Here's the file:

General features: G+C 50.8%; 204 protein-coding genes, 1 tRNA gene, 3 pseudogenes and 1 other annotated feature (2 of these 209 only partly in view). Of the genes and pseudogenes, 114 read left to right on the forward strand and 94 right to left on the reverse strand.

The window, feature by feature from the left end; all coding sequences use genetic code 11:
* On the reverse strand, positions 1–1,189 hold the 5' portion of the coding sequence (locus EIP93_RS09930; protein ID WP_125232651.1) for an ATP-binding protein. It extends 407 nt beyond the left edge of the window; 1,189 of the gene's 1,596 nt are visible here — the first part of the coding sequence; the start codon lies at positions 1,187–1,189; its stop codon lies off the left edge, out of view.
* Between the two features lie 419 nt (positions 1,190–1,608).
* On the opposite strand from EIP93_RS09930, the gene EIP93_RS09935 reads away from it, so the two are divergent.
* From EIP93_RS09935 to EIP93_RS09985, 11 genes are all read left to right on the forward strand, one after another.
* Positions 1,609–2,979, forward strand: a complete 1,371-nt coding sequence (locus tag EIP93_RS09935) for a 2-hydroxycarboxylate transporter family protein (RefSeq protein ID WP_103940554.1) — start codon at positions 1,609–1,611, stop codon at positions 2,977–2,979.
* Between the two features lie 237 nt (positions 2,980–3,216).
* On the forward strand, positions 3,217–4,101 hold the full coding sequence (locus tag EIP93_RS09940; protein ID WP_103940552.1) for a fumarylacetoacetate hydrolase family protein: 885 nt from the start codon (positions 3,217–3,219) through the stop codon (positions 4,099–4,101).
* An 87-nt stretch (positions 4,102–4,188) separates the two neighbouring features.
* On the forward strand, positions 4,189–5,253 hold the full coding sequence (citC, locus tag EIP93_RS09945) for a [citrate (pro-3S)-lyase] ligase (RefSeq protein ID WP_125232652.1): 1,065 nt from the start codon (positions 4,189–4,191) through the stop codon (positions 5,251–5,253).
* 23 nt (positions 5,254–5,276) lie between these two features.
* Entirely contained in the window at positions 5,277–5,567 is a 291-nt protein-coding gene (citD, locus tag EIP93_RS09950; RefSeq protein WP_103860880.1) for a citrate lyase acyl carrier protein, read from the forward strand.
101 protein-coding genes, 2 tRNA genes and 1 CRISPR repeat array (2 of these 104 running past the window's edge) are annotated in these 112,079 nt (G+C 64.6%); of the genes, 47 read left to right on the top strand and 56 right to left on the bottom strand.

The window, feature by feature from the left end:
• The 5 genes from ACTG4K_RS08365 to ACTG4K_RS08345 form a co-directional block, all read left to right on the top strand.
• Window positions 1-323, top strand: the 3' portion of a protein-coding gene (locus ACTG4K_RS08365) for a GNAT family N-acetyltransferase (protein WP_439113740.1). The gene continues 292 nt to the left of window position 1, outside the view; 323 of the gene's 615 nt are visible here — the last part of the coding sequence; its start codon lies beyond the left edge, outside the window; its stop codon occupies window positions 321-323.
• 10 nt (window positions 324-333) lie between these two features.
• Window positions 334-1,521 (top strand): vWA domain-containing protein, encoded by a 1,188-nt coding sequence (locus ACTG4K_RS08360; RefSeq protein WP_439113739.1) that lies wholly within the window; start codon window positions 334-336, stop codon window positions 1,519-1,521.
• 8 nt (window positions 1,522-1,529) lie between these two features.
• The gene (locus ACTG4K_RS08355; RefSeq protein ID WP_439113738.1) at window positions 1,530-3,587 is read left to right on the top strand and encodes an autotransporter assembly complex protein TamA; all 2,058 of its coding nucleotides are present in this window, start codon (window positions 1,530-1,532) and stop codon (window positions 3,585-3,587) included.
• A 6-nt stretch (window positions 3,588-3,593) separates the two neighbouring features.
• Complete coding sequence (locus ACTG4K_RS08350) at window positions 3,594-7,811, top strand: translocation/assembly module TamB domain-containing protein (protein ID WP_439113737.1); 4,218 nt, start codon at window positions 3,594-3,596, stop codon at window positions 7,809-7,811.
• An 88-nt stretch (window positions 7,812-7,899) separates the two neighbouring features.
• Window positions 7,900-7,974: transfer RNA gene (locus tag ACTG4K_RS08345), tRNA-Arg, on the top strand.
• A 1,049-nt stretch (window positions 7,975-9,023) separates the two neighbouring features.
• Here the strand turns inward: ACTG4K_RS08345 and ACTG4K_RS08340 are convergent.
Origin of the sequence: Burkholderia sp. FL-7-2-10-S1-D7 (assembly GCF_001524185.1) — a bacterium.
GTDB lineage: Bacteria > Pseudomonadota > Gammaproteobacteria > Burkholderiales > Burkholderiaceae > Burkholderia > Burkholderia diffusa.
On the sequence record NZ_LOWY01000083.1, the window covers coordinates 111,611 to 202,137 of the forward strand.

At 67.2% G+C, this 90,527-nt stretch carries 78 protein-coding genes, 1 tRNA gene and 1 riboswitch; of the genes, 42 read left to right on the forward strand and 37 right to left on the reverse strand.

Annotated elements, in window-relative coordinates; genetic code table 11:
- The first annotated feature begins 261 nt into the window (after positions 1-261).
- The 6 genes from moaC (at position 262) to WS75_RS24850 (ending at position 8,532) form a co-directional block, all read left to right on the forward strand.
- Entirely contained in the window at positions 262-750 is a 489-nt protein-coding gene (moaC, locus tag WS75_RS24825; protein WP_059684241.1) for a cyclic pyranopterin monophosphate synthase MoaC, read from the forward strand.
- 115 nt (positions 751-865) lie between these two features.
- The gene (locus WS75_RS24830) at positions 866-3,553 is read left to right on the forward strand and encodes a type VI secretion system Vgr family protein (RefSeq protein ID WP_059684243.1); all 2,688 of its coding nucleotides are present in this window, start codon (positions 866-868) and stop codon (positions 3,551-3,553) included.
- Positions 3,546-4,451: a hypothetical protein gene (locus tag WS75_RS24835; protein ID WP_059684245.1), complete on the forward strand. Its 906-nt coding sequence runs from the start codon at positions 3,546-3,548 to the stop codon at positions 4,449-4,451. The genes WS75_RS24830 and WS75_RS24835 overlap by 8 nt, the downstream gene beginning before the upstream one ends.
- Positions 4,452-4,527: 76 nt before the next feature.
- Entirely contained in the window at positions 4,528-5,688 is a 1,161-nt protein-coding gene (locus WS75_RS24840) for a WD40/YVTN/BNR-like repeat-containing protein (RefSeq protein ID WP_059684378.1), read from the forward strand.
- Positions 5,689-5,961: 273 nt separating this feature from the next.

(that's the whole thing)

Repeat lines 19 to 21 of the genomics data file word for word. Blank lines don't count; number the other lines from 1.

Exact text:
• Window positions 334-1,521 (top strand): vWA domain-containing protein, encoded by a 1,188-nt coding sequence (locus ACTG4K_RS08360; RefSeq protein WP_439113739.1) that lies wholly within the window; start codon window positions 334-336, stop codon window positions 1,519-1,521.
• 8 nt (window positions 1,522-1,529) lie between these two features.
• The gene (locus ACTG4K_RS08355; RefSeq protein ID WP_439113738.1) at window positions 1,530-3,587 is read left to right on the top strand and encodes an autotransporter assembly complex protein TamA; all 2,058 of its coding nucleotides are present in this window, start codon (window positions 1,530-1,532) and stop codon (window positions 3,585-3,587) included.